When self-expression has been reduced to 140 characters, the stray honk of a car horn can seem like just another form of reflex communication. And just like Twitter, honking can be annoying, mindless, a nuisance, and even illegal.

The company 76 Branded Fuels has a new ad campaign fashioned as a public service announcement against what they are calling "honkaholism". The gas retailer's site, stophonkaholism.com, describes honkaholism as "an epidemic that causes drivers to honk incessantly and often unnecessarily." Visitors to the site can take a test to see if they suffer from honkaholism, and stage a "honkervention" for those in denial. They can even order a Honk Suppressor which emits a dog-toy-like squeak to replace the blare of an overused horn.

Though only available in California, Oregon and Washington State, the campaign has drawn over 60,000 requests for Honk Suppresors. Which begs the question, when is it appropriate to actually honk the horn?

Almost all states and some municipalities have laws meant to control honking, specifying that a horn can only be sounded to prevent a collision with other road users. Honking for the fun of it or as retribution can land a driver with hefty fines and points on their licenses. The National Highway Traffic Safety Administration is in agreement with states, citing studies that honking leads to aggressive behavior in drivers.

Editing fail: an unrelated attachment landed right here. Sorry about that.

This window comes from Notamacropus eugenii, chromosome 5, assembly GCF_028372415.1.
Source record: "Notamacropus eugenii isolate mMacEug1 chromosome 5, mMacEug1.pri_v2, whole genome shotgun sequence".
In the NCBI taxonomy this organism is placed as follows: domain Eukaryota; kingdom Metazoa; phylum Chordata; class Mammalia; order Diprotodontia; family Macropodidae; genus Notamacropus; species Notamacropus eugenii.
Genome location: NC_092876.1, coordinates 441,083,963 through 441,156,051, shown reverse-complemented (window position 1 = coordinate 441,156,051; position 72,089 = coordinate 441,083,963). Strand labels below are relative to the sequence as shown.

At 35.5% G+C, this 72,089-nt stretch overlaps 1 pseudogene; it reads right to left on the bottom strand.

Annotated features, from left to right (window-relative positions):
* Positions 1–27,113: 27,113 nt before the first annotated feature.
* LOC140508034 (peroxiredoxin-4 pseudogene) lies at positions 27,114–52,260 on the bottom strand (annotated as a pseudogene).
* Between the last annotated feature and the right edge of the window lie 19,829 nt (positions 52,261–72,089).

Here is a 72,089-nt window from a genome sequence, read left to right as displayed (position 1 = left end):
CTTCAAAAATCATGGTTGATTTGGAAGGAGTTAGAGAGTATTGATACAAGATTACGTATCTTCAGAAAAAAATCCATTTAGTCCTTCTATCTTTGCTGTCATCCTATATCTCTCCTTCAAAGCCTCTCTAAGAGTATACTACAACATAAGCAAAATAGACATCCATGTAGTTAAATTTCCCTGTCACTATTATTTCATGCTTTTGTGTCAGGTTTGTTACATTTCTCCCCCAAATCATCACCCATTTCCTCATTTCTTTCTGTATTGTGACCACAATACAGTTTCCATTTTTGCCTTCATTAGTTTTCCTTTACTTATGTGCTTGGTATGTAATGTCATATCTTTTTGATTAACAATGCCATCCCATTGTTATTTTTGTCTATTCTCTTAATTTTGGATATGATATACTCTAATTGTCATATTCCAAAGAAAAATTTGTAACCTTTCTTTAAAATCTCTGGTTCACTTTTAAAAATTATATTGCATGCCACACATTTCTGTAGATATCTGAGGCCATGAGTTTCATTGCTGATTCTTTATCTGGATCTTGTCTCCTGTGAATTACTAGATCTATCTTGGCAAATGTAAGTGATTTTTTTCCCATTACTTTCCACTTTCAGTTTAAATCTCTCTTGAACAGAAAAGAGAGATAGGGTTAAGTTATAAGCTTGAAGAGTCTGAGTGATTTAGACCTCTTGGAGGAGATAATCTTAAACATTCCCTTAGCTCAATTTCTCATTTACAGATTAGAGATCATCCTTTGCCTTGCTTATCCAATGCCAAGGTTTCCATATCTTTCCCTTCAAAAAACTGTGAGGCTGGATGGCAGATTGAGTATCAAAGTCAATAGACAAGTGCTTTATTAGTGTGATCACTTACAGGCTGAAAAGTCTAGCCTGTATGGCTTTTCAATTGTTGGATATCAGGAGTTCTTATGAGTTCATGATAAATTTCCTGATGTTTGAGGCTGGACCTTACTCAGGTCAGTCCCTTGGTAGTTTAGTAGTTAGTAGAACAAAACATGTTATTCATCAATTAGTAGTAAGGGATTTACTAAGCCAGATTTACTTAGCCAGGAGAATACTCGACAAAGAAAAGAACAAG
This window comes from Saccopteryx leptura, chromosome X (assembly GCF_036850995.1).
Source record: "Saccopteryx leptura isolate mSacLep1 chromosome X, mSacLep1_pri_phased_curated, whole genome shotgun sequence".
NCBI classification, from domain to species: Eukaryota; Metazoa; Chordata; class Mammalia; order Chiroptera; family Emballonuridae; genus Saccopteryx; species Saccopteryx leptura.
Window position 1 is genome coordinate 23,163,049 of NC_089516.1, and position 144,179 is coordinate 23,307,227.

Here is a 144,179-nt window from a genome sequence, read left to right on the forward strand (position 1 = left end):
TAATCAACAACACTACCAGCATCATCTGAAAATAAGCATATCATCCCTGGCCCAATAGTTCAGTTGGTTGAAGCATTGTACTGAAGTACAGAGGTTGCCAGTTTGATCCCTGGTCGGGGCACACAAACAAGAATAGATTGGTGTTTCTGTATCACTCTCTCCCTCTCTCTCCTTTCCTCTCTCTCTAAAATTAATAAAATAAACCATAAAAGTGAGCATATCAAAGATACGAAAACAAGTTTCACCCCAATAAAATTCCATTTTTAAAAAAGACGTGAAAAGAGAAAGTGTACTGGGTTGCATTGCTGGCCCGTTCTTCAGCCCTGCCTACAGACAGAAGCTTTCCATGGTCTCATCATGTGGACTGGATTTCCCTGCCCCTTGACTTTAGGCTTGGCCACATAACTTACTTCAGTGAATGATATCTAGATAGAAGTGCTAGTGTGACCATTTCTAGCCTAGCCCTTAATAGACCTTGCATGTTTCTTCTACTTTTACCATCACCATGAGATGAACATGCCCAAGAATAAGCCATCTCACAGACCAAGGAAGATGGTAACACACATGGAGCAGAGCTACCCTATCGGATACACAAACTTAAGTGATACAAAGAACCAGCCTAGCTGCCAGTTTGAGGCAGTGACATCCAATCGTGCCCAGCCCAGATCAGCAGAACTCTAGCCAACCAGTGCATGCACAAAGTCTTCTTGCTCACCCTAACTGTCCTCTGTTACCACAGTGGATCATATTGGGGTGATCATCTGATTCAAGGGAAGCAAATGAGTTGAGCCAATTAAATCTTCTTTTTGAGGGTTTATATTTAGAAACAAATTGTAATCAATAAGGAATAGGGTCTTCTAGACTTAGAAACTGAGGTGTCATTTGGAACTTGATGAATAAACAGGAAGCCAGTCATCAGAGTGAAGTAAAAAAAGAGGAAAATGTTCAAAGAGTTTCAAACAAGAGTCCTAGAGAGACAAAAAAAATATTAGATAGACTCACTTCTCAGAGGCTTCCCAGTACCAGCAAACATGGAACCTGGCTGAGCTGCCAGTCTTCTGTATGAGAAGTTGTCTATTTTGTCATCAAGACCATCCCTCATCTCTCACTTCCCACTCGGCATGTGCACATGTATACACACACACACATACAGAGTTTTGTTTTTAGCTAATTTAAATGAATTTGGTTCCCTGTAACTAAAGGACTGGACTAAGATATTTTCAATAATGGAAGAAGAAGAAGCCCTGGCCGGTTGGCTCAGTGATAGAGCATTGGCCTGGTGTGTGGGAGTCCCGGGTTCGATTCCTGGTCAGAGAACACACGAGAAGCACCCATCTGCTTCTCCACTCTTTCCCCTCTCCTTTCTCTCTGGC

That means it is illegal to honk a horn to pick up a date or, if you are in Louisville, Ken., to have driven around town honking in celebration of the University of Louisville's victory over Michigan in the NCAA Basketball finals this week.

"We generally give the same advice to our new and old drivers" said Dr. William E. Van Tassel, AAA Manager, Driver Training Operation. "Only use your horn to let another road user know you are approaching, such as a bicyclist on a relatively empty road, to stop another driver from impeding into your space and to notify another road user of upcoming road conditions." Van Taseel stressed that honks should be "short and friendly, perhaps accompanied by a wave" to avoid irritating fellow drivers.

While honking should only be used to prevent accidents or alert road users, some drivers have challenged laws that restrict their use. In New York, where honking is a citywide pastime, signs reading 'Don't Honk' were removed in an effort to remove the clutter of often ignored street signs. While unnecessary use of a horn is still illegal in the city, and carries a $350 penalty, tickets are rarely issued. Only 206 summonses were issued for excessive horn use in 2012.

The Honk Suppressor isn't needed in Washington State either, where residents can count honking as protected free speech. In 2011, the Washington State Supreme Court ruled that honking was protected speech and overturned a woman's ticket for excessive honking outside of a neighbor's home as a tactic in an ongoing feud. When honkers sound their support for Occupy Wall Street protesters many saw the ensuing tickets as retribution for supporting unpopular political ideas and had their tickets thrown out of court on First Amendment basis.